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[tuh-pol-uh-jee] /təˈpɒl ə dʒi/
noun, plural topologies for 3. Mathematics
the study of those properties of geometric forms that remain invariant under certain transformations, as bending or stretching.
Also called point set topology. the study of limits in sets considered as collections of points.
a collection of open sets making a given set a topological space.
Origin of topology
1650-60; topo- + -logy
Related forms
[top-uh-loj-ik] /ˌtɒp əˈlɒdʒ ɪk/ (Show IPA),
topological, adjective
topologically, adverb
topologist, noun Unabridged
Based on the Random House Dictionary, © Random House, Inc. 2015.
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Examples from the web for topological
  • They were led into a topological trap and were not able to respond.
  • New evidence suggests fractal spiral pathways in microtubules supporting topological quantum computing.
  • There are many examples, and you can characterize them by topological invariants as well as by continuous parameters.
  • topological relationships describe relationships between objects in space.
  • A topological field is a topological vector space over each of its subfields.
  • Every topological vector space has a local base of absorbing and balanced sets.
  • A topological map is a very general type of map, the kind you might sketch on a napkin.
  • topological conjugation, which identifies equivalent dynamical systems.
British Dictionary definitions for topological


the branch of mathematics concerned with generalization of the concepts of continuity, limit, etc
a branch of geometry describing the properties of a figure that are unaffected by continuous distortion, such as stretching or knotting Former name analysis situs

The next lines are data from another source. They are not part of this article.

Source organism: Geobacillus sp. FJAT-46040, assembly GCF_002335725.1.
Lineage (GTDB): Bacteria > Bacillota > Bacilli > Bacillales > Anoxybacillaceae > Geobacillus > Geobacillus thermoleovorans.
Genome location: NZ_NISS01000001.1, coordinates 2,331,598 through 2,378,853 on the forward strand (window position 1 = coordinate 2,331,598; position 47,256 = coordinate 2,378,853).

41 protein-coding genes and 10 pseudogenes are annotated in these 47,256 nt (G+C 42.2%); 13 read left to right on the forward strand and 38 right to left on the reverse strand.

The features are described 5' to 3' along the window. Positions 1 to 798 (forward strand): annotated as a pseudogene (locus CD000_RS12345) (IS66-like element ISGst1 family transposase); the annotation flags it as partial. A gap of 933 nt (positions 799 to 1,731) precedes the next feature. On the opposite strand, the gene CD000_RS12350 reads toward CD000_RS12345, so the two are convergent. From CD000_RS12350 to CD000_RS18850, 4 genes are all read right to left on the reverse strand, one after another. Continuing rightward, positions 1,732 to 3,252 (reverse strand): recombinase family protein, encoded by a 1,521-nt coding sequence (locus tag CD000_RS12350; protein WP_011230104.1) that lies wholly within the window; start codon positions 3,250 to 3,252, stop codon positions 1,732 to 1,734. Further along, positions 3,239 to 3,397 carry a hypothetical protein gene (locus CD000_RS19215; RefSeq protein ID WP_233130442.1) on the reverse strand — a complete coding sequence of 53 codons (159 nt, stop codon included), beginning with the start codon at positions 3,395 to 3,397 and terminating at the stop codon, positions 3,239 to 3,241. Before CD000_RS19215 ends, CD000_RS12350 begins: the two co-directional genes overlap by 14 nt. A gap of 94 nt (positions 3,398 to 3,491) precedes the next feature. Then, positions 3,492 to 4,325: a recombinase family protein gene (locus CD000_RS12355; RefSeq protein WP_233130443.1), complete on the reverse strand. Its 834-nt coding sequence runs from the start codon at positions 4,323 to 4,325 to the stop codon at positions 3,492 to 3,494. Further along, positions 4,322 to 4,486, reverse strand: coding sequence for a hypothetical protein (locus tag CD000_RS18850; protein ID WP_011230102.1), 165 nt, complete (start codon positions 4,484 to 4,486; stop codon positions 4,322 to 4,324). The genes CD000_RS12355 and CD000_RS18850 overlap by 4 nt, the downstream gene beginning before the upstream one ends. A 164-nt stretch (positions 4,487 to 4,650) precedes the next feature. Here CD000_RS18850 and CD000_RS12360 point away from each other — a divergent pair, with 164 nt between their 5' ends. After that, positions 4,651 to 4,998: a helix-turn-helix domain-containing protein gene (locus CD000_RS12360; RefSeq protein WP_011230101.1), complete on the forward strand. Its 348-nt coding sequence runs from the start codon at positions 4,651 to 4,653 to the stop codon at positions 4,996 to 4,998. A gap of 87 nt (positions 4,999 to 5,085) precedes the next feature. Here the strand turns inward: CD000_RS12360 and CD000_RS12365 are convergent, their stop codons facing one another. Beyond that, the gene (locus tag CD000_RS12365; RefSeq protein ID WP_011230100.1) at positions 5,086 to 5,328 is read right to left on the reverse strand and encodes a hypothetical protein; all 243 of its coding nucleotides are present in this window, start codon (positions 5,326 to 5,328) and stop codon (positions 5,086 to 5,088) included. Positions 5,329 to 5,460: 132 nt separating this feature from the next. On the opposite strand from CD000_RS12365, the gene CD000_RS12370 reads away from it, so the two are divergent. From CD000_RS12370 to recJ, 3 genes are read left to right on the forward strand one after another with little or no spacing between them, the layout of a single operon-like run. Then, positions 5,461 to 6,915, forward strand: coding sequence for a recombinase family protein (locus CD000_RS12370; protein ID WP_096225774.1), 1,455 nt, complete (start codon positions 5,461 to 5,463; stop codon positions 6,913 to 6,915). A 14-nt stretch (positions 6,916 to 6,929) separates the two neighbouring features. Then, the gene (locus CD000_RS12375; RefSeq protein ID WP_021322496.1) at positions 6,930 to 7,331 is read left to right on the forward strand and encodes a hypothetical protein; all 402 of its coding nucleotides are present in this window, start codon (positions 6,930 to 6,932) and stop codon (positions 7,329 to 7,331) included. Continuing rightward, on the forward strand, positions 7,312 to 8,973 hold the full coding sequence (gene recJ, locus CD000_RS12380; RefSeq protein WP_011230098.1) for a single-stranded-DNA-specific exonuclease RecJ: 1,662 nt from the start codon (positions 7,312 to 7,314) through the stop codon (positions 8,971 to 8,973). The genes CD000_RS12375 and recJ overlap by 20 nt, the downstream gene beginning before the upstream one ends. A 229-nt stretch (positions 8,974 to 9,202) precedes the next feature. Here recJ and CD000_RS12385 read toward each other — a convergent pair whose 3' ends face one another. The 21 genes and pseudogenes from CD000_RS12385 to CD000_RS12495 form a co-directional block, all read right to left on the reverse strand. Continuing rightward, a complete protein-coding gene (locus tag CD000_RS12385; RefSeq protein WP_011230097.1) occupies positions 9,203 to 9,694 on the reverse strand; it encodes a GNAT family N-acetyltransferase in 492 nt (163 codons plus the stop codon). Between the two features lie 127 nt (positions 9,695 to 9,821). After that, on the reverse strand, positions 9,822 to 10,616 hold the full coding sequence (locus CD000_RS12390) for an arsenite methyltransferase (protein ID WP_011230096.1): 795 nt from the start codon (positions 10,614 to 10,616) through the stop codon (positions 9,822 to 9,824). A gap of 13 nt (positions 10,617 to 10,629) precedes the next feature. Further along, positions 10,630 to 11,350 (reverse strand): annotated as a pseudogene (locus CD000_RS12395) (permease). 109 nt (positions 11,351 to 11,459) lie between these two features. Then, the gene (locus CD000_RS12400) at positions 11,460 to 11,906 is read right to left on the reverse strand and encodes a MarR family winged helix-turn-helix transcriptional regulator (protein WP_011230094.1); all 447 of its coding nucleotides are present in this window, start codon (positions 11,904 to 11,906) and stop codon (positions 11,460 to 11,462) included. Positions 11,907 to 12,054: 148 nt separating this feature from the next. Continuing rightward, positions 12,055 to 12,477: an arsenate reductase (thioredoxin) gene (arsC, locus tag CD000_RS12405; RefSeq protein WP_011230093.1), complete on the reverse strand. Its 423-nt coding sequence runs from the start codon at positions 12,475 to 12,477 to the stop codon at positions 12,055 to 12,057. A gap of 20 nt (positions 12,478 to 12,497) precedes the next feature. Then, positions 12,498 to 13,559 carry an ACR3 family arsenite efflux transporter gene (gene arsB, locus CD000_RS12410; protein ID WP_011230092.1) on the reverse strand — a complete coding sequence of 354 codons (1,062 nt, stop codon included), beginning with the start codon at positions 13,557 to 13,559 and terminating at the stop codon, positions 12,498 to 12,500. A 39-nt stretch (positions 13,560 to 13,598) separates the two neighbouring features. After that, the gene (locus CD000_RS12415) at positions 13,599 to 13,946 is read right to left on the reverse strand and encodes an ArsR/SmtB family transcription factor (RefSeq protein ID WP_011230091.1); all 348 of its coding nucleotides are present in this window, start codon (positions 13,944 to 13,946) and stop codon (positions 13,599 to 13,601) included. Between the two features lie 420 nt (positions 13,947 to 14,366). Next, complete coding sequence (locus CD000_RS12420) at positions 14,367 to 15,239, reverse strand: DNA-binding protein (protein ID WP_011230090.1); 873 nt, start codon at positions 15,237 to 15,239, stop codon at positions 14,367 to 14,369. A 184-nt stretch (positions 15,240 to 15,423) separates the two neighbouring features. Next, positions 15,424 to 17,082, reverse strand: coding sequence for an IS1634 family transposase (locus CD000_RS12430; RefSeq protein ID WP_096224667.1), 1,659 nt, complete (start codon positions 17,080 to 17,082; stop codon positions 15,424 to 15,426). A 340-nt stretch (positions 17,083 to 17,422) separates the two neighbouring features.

(maths) a family of subsets of a given set S, such that S is a topological space
the arrangement and interlinking of computers in a computer network
the study of the topography of a given place, esp as far as it reflects its history
the anatomy of any specific bodily area, structure, or part
Derived Forms
topologic (ˌtɒpəˈlɒdʒɪk), topological, adjective
topologically, adverb
topologist, noun
Collins English Dictionary - Complete & Unabridged 2012 Digital Edition
© William Collins Sons & Co. Ltd. 1979, 1986 © HarperCollins
Publishers 1998, 2000, 2003, 2005, 2006, 2007, 2009, 2012
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Word Origin and History for topological



1610s (implied in topological), from topo-, comb. form of Greek topos "place" (see topos) + -logy.

Online Etymology Dictionary, © 2010 Douglas Harper
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topological in Science
The mathematical study of the geometric properties that are not normally affected by changes in the size or shape of geometric figures. In topology, a donut and a coffee cup with a handle are equivalent shapes, because each has a single hole.
The American Heritage® Science Dictionary
Copyright © 2002. Published by Houghton Mifflin. All rights reserved.
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